While I, too, would love to see a SC debate with him in it, I imagine things will have watered down by that point.

Thanks for the eyebrow raise this morning, Mr. Colbert. :)
posted by cavalier at 9:00 AM on October 17, 2007


I sure do hope this turns out to be a real run...
posted by noriyori at 9:03 AM on October 17, 2007


The 21st century's Pat Paulson.

Paulsen

Sorry to be so picky, picky, picky.
posted by BitterOldPunk at 9:03 AM on October 17, 2007


What, am I the only one who finds Colbert's shtick totally, completely, unbearably tiresome?

No, you're not. I got tired of his shtick after a month or two. Interviewed live about his work and his thoughts, though, he is an immensely intelligent and likable human being.
posted by kozad at 9:45 AM on October 17, 2007


I was happy to see this, if only because I really hope they let him into the debates. The idea that the candidates might have to argue against someone with a huge following, that doesn't have to stay on script is very appealing to me.
posted by quin at 10:00 AM on October 17, 2007


A comedian running for president as a joke publicity stunt is only funny if it doesn't screw up the actual elections.

How could Colbert screw up American elections any more than the real candidates or the system itself?
posted by tkchrist at 10:05 AM on October 17, 2007 [2 favorites]


It's too bad he couldn't (or wouldn't) do this for real, complete with getting on the ballot in all 50 states and so on. He'd run for the Republican nomination and lose, then run an an independent in the general. Just seeing him in the debates, taking insanely-hard-right stances on everything would be hilarious enough, but I'm dying to know how many insanely-hard-right real votes he'd siphon off from those who didn't get the joke. In other words, I have no problem with this "screwing up" the actual election, thanks.

What are the hurdles, really? He could get the signatures to get on the ballot, I'm sure, and someone would bankroll it, whether that's Comedy Central or his millions of fans donating a dollar each.

I know this won't happen. A guy can dream, though.
posted by rokusan at 10:28 AM on October 17, 2007 [2 favorites]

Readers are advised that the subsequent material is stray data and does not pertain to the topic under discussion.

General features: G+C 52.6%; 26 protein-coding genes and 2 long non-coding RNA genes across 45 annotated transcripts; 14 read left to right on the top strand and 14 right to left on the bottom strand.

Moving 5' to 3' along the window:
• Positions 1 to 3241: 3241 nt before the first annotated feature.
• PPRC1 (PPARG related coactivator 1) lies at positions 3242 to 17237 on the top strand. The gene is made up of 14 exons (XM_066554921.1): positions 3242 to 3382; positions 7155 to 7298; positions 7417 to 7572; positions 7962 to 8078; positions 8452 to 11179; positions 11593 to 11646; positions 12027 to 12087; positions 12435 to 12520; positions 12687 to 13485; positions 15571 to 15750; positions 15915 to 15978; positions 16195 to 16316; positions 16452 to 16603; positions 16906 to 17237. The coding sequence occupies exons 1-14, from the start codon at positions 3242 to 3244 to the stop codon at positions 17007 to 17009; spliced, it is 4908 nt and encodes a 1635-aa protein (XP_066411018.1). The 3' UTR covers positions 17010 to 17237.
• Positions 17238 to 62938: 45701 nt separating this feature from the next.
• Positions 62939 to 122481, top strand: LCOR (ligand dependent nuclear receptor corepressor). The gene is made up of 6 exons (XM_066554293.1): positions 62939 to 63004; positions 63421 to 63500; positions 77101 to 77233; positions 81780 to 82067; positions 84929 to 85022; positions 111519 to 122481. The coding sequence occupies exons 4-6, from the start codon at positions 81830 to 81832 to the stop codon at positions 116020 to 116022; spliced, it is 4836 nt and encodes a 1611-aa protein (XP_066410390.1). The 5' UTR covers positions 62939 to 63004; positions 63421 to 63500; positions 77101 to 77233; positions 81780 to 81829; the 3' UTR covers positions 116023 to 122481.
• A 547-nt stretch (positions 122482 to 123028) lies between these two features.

What's genius about this is that the run is constructed in such a way that he absolutely cannot win. However, the democratic primary is proportional representation, and the Republican primary allocates delegates to people who who win the primaries in individual congressional districts. Given that primary turnout is usually low, it seems like Colbert actually has a good chance of getting some delegates for each party's national convention.

Imagine Stephen Colbert attending a presidential convention as a participant rather than as a spectator. If he planned it this way the man is even more brilliant than I have suspected.
posted by Grimgrin at 10:37 AM on October 17, 2007 [2 favorites]


Here's hoping that this year, candidates are chosen by their ability to dance, dance, dance.
posted by Gary at 10:59 AM on October 17, 2007


What, am I the only one who finds Colbert's shtick totally, completely, unbearably tiresome?

I don't quite feel that way, but I'm on the same road. Irony does wear thin fairly quickly. I'd so much rather watch Jon Stewart than Stephen Colbert.
posted by orange swan at 11:12 AM on October 17, 2007


His sort of thing used to mean something right? At one time when you saw a "Free Leonard Peltier" button, you could safely assume that maybe Leonard Peltier's freedom was worthy of consideration, but now one would probably assume he was some bimbo doing a mandatory minimum for driving while stupid.

Colbert by himself could really do some great satire by actually getting on a ballot and "running". But when Kathy Griffin, Ron Jeremy, and OJ Simpson decide to promote their book/reality show/defense strategy with some crappy [insert d-list celeb] for Prez t-shirts, the whole thing comes apart.